To get the most from your holiday budget, no matter what the destination, it’s important to plan ahead. As well as looking for good deals on travel and accommodation, thinking about exchange rates, local costs and the kind of extras you will need to spend your money on will help to ensure you have the best possible holiday experience.’

 

‘Holiday at Home’ Campaign Fails to Impress

According to a survey, the UK governments GBP3m investment in an advertising campaign to encourage British citizens to ‘Holiday at Home’ has not had the desired impact.

The campaign was intended to help boost the UK’s domestic tourism industry and the greater economy in what are difficult times financially, but the findings of a poll of over 2,000 adults carried out by YouGov on behalf of prepaid currency card provider, Caxton FX, infer that the message has failed to find its mark. Of those polled, two thirds or 67 percent still intend holidaying abroad this summer. 13 percent of people claimed not to have seen the adverts, and 4 percent of people said that the campaign had actually made them less likely to consider a holiday at home.

The most positive response came from the North East and North West regions, where 19 percent of those polled stated that they were now more likely to holiday in the UK. Scotland fared much worse, however, with 9 percent of Scots saying that the advert had made them less likely to take a UK-based holiday.

The managing director Caxton FX, James Hickman said, ‘In spite of substantial investment, it seems that Brits are still committed to holidays abroad and with the pound currently very high against the Euro, holidays abroad can offer good value – especially for those people who would prefer to avoid the Olympics this summer.’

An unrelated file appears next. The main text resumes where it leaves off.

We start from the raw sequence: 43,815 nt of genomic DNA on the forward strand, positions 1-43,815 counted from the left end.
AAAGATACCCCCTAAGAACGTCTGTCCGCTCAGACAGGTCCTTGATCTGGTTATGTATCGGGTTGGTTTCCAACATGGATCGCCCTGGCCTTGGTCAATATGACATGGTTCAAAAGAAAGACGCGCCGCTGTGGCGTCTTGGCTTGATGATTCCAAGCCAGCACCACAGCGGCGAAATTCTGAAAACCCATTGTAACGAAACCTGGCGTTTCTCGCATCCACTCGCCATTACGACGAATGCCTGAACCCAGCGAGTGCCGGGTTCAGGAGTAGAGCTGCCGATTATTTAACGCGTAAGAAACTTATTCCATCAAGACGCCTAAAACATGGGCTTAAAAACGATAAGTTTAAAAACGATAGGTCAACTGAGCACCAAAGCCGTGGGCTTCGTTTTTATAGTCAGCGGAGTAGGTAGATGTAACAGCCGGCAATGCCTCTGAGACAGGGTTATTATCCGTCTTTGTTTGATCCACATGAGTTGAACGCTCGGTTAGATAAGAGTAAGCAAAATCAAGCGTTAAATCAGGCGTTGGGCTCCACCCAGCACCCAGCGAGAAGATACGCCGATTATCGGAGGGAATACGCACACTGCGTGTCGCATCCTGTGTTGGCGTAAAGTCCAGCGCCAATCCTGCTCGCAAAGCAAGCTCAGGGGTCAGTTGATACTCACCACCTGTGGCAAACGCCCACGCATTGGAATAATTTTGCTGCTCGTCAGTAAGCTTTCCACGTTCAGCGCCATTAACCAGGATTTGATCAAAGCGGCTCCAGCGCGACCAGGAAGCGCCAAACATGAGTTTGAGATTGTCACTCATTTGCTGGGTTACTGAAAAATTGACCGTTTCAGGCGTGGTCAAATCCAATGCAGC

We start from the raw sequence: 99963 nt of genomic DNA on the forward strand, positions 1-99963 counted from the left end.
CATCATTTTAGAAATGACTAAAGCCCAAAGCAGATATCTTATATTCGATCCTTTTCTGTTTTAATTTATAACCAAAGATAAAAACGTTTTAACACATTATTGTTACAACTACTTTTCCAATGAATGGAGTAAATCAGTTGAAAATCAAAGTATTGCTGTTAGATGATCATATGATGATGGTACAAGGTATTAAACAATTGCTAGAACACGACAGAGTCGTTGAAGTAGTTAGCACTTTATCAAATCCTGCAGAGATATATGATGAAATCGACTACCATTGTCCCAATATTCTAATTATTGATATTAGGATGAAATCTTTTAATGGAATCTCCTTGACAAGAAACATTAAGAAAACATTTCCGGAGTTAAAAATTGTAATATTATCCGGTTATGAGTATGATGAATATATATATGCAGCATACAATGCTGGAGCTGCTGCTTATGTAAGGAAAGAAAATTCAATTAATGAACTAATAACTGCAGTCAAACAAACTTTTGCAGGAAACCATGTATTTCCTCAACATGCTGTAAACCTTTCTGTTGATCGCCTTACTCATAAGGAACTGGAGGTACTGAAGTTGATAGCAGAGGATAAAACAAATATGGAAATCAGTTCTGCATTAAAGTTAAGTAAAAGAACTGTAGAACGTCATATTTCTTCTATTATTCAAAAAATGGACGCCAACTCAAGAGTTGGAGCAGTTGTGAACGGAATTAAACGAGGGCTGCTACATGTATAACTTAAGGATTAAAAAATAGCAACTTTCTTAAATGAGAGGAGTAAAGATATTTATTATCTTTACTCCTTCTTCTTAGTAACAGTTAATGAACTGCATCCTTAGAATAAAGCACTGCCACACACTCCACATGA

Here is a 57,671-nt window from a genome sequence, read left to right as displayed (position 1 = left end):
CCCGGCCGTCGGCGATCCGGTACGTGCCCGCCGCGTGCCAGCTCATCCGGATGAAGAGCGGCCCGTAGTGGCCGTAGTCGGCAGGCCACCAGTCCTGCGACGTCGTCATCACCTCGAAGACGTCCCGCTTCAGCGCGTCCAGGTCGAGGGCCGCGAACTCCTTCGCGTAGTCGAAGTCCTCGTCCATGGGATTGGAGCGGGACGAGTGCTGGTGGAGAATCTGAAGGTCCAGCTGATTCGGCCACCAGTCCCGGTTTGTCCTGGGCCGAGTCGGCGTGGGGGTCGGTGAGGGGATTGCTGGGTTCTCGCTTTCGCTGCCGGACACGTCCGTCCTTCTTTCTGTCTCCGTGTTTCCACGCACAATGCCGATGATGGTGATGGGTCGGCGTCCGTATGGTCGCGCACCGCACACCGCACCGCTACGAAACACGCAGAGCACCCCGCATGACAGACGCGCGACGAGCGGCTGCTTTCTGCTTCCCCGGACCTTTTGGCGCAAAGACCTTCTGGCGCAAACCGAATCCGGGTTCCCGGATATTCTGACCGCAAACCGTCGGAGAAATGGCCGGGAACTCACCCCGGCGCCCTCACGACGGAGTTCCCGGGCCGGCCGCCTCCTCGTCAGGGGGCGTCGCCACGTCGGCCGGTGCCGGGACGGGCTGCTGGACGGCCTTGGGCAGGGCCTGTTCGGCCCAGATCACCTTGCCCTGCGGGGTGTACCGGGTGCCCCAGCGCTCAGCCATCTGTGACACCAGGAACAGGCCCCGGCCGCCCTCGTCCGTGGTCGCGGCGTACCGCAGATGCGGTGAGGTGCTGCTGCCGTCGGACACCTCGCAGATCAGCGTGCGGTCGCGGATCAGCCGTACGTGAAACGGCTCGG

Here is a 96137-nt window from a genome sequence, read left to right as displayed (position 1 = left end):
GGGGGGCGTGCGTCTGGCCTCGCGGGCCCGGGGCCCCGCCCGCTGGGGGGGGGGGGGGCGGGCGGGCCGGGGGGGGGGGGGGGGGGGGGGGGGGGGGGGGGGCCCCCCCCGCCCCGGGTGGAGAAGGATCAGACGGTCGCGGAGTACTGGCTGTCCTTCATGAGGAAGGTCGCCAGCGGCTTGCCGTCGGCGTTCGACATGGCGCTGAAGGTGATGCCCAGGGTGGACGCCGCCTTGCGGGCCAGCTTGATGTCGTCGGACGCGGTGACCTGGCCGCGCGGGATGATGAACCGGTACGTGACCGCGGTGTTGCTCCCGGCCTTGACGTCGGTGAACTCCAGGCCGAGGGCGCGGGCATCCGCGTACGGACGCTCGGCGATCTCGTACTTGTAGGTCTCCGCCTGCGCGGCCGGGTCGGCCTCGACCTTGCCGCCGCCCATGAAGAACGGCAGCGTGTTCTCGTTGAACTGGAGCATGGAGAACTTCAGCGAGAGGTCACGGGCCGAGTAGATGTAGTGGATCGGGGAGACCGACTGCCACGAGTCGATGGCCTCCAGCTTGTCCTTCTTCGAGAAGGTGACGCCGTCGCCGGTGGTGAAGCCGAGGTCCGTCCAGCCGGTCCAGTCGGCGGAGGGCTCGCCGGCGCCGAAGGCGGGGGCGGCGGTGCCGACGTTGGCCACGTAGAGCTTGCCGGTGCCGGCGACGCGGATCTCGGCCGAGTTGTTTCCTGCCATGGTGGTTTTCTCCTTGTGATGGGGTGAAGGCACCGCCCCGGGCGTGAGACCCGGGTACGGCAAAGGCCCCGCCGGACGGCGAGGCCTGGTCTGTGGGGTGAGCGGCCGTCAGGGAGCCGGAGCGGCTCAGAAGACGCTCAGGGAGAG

The findings also come at a time when the unusually bad weather that has been sweeping the British Isles is likely to have impacted on the opinions of holidaymakers.

Wet April Boosts Overseas Holiday Bookings

Virgin Holidays, the UK-based holiday company, has reported a rise in holiday bookings following the persistent rain that drenched the UK for much of April.

April has officially entered the record books as the wettest in the UK in 100 years, causing British citizens to fear for what the coming summer might bring and book overseas holidays in the hope of guaranteeing better weather. The company has reported a 55 percent increase in April vacation bookings in 2012, compared to the same period in 2011.

April 29, 2012 was the wettest day of the month, and that was the day when the company recorded its maximum enquiry level for overseas vacations, mostly for destinations in the Caribbean and in Florida, US.

Happy with the surge in holiday bookings, the company is planning to launch a new ‘Downpour Discount’ for people booking holidays on the wettest days of the months ahead.

Amanda Wills, the managing director of Virgin Holidays, said, ‘This ongoing poor weather is no joke for those affected by flooding so we’re looking at various rainy day discounts initiatives to give them something to look forward to. It’s a simple equation – the more it rains here, the more money you could save on a holiday to get away from it. The increase in demand across all of our channels tells us that consumers are desperate to find some sun. There are some fantastic bargains to be had and the surging value of the pound means that their hard-earned cash goes further once they get there.

After the wettest April in a century, and numerous predictions for an overcrowded, washout summer, it’s hard to blame them for turning their back on the staycation.’